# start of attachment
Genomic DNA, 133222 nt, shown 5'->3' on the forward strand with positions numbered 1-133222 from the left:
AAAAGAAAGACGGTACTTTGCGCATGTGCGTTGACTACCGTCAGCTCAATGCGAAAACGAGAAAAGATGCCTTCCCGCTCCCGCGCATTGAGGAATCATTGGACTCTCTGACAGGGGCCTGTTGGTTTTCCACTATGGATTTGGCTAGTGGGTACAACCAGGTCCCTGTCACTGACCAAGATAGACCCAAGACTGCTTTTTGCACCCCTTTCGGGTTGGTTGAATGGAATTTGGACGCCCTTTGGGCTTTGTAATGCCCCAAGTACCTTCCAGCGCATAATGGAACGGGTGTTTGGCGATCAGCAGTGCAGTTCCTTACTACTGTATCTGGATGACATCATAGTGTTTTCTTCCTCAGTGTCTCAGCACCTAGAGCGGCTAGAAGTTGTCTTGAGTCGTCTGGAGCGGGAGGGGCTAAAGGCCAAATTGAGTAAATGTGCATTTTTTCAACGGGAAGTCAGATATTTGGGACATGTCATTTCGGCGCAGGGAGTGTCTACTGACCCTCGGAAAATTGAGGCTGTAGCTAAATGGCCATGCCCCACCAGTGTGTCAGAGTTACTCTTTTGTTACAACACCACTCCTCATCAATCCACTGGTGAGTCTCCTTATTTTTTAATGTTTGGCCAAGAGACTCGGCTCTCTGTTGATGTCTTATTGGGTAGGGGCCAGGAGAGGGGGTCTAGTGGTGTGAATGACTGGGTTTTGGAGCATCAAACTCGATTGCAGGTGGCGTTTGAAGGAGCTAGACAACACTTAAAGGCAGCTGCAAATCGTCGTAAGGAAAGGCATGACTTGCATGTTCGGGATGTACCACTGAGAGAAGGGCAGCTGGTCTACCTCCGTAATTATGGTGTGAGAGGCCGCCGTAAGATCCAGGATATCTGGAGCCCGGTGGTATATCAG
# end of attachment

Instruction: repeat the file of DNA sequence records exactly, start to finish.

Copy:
Genomic DNA, 133222 nt, shown 5'->3' on the forward strand with positions numbered 1-133222 from the left:
AAAAGAAAGACGGTACTTTGCGCATGTGCGTTGACTACCGTCAGCTCAATGCGAAAACGAGAAAAGATGCCTTCCCGCTCCCGCGCATTGAGGAATCATTGGACTCTCTGACAGGGGCCTGTTGGTTTTCCACTATGGATTTGGCTAGTGGGTACAACCAGGTCCCTGTCACTGACCAAGATAGACCCAAGACTGCTTTTTGCACCCCTTTCGGGTTGGTTGAATGGAATTTGGACGCCCTTTGGGCTTTGTAATGCCCCAAGTACCTTCCAGCGCATAATGGAACGGGTGTTTGGCGATCAGCAGTGCAGTTCCTTACTACTGTATCTGGATGACATCATAGTGTTTTCTTCCTCAGTGTCTCAGCACCTAGAGCGGCTAGAAGTTGTCTTGAGTCGTCTGGAGCGGGAGGGGCTAAAGGCCAAATTGAGTAAATGTGCATTTTTTCAACGGGAAGTCAGATATTTGGGACATGTCATTTCGGCGCAGGGAGTGTCTACTGACCCTCGGAAAATTGAGGCTGTAGCTAAATGGCCATGCCCCACCAGTGTGTCAGAGTTACTCTTTTGTTACAACACCACTCCTCATCAATCCACTGGTGAGTCTCCTTATTTTTTAATGTTTGGCCAAGAGACTCGGCTCTCTGTTGATGTCTTATTGGGTAGGGGCCAGGAGAGGGGGTCTAGTGGTGTGAATGACTGGGTTTTGGAGCATCAAACTCGATTGCAGGTGGCGTTTGAAGGAGCTAGACAACACTTAAAGGCAGCTGCAAATCGTCGTAAGGAAAGGCATGACTTGCATGTTCGGGATGTACCACTGAGAGAAGGGCAGCTGGTCTACCTCCGTAATTATGGTGTGAGAGGCCGCCGTAAGATCCAGGATATCTGGAGCCCGGTGGTATATCAG